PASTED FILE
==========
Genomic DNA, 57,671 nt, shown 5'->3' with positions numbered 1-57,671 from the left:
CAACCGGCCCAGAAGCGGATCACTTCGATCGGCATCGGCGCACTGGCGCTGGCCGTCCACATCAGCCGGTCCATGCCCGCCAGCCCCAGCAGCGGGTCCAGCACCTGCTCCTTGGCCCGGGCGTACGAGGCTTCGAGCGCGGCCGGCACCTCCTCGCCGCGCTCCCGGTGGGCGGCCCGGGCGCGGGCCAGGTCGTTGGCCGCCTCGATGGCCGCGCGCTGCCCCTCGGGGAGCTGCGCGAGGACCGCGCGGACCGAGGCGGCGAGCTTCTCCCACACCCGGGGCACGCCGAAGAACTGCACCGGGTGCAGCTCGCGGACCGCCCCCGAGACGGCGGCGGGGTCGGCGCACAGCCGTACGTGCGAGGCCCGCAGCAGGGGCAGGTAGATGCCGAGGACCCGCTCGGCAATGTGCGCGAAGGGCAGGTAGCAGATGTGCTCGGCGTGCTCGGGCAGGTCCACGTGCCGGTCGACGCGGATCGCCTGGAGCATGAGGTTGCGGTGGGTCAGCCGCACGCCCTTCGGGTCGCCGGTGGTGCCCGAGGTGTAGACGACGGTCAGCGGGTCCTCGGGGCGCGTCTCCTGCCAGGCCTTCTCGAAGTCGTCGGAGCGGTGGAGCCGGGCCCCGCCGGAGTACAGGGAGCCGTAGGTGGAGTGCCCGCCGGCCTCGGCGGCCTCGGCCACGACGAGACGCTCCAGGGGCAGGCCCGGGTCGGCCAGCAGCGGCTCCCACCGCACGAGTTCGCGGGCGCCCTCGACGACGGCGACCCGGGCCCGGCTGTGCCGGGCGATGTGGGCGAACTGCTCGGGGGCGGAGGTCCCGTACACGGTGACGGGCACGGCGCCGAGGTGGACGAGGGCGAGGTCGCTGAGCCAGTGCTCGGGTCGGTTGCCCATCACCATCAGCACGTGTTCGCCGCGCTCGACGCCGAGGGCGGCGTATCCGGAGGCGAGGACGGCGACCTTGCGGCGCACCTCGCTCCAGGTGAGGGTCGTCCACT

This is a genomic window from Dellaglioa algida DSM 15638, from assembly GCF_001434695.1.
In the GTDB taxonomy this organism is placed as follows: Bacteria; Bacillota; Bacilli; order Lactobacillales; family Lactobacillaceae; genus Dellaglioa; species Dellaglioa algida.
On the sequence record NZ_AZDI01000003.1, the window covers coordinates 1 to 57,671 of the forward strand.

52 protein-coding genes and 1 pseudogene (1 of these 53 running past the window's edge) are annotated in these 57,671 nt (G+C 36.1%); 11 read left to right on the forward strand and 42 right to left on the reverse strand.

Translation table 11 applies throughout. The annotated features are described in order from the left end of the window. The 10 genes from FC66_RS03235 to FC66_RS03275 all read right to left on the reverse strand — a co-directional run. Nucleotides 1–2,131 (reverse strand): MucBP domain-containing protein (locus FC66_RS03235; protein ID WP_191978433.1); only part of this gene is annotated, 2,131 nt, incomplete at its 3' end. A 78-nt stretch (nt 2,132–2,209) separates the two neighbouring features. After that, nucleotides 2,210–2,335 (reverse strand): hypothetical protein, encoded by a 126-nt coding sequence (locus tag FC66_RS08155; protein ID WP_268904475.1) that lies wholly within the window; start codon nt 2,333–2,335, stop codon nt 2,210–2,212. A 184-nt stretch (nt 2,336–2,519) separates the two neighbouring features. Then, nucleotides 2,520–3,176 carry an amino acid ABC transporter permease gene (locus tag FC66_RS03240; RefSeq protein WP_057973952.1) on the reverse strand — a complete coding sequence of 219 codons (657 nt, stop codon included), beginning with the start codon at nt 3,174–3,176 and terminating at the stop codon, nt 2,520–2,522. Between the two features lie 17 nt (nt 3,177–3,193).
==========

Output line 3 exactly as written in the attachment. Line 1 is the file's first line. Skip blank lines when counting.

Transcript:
This is a genomic window from Dellaglioa algida DSM 15638, from assembly GCF_001434695.1.